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Why I Don’t Eat at McDonald’s or any other fast-food restaurants

Why I Don’t Eat at McDonald’s or any other fast-food restaurants

The Atlantic has an article on their website about McDonald’s strange, seasonal sandwich, the McRib. Ian Bogost’s column is mostly about why people want to eat McRibs (advertising!), but he opens with the following description of the “barbecue wonder”:

…this would-be rib sandwich is really a restructured pork patty pressed into the rough shape of a slab of ribs, its slathering of barbecue sauce acting as camouflage as much as coating.

“Pork” is a generous term, since the McRib has traditionally been fashioned from otherwise unmarketable pig parts like tripe, heart, and stomach, material that is not only cheap but also easier to mold and bind into a coherent, predetermined shape. McDonald’s accurately lists the patty’s primary ingredient as “boneless pork,” although even that’s a fairly strong euphemism. Presumably few of the restaurant’s patrons would line up for a Pressed McTripe.

I checked the website (you can too if you click here) and found that the primary ingredient is “pork”. That to me implies it is no longer “boneless”.

Okay so sausage is made up of many of the same things, and I eat sausage once and a while. Here’s another excerpt from the article and it’s why I won’t eat a McRib:

[It’s] bound and preserved by a petrochemical preservative called tertiary butylhydroquinone, or TBHQ. According to the Consumer’s Dictionary of Food Additives, one gram of TBHQ can cause “nausea, vomiting, ringing in the ears, delirium, a sense of suffocation, and collapse.”

I’m lovin’t it! NOT.

McDonald’s manufactures their much more popular McNuggets the same way. If you click on the link to view what they’re made of  you’ll find the primary ingredient is “White Boneless Chicken”. That’s a little more precise than “pork”, so maybe it’s not as bad.

Other fast-food restaurants serve chicken nuggets, and another Atlantic article reports that Doctors Richard D. deShazo and Steven Bigler dissected samples of chicken nuggets from two unnamed restaurants and found:

The nugget from the first restaurant (breading not included) was approximately 50 percent muscle. The other half was primarily fat, with some blood vessels and nerve, as well as “generous quantities of epithelium [from skin of visceral organs] and associated supportive tissue.” That broke down overall to 56 percent fat, 25 percent carbohydrates, and 19 percent protein.

The nugget from the second restaurant was 40 percent skeletal muscle, as well as “generous quantities of fat and other tissue, including connective tissue and bone.” That was 58 percent fat, 24 percent carbs, and 18 percent protein.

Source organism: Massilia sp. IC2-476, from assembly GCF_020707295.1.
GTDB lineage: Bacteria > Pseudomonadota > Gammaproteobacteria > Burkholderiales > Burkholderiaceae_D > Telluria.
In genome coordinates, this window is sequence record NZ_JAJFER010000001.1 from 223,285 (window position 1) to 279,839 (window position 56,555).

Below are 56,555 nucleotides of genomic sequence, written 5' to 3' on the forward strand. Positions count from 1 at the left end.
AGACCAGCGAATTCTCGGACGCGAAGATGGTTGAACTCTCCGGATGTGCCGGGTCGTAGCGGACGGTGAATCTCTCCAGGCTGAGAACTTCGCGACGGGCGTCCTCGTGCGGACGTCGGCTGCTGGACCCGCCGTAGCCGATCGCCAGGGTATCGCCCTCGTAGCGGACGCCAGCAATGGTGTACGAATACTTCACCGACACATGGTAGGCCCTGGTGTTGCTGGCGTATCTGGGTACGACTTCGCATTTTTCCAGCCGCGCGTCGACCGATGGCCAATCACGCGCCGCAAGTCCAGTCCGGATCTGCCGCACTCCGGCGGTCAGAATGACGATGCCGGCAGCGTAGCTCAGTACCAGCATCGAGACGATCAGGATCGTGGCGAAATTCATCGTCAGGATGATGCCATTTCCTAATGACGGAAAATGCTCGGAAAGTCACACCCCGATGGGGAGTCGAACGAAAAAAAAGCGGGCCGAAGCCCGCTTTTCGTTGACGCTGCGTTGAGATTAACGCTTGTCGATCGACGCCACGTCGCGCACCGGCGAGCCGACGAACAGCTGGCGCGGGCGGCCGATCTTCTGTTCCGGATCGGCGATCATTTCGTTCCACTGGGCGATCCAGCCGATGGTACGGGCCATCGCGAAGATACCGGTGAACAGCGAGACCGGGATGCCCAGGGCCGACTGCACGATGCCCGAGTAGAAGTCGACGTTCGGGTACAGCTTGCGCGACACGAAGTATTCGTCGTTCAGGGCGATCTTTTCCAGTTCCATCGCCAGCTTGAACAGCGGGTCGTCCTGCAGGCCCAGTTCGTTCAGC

I’m lovin’ it two times! Not NOT.

So do yourself and your kids (if you have any) a favor by not buying manufactured food from fast-food restaurants. You’ll all be better off.

August 1st is IPA Day

August 1st is IPA Day

I wasn’t aware of this until a few hours ago, but today is the third annual IPA Day.

I thought every day was IPA Day. Well almost every day is for me anyway. But if you need an excuse to drink a finely crafted IPA from your local or regional brewery, well now you have one.

Here’s a little background from

Founded in 2011, IPA Day is a universal movement created to unite the voices of craft beer enthusiasts, bloggers and brewers worldwide, using social media as the common arena for connecting the conversation.

IPA Day is not the brainchild of a corporate marketing machine, nor is it meant to serve any particular beer brand. IPA Day is opportunity for all breweries, bloggers, businesses and consumers to connect and share their love of craft beer. It is an opportunity for the entire craft beer culture to combine forces and advocate craft beer through increased education and global awareness.

If you are into tweeting out your thoughts about whatever IPAs you decide to drink today, there’s an #IPAday hashtag.

And whatever you drink, you should be drinking it from a Spiegelau specially designed IPA glass.

They are available at online stores and I’ve also seen them at The Beer Junction in West Seattle. (That’s where I bought mine.)

I’ve got some Ninkasi Total Domination IPA in my refrigerator, so that’s what I’ll be drinking tonight.


Kudos to Whole Foods on GMI. Now where are other major grocery chains?

Kudos to Whole Foods on GMI. Now where are other major grocery chains?

The decision by Whole Foods Market to label all products with genetically modified ingredients within 5 years is a very welcome if overdue one. Now other retail grocery chains should follow suit.

GMI labeling is popular with the public and objections to it don’t hold water. For example: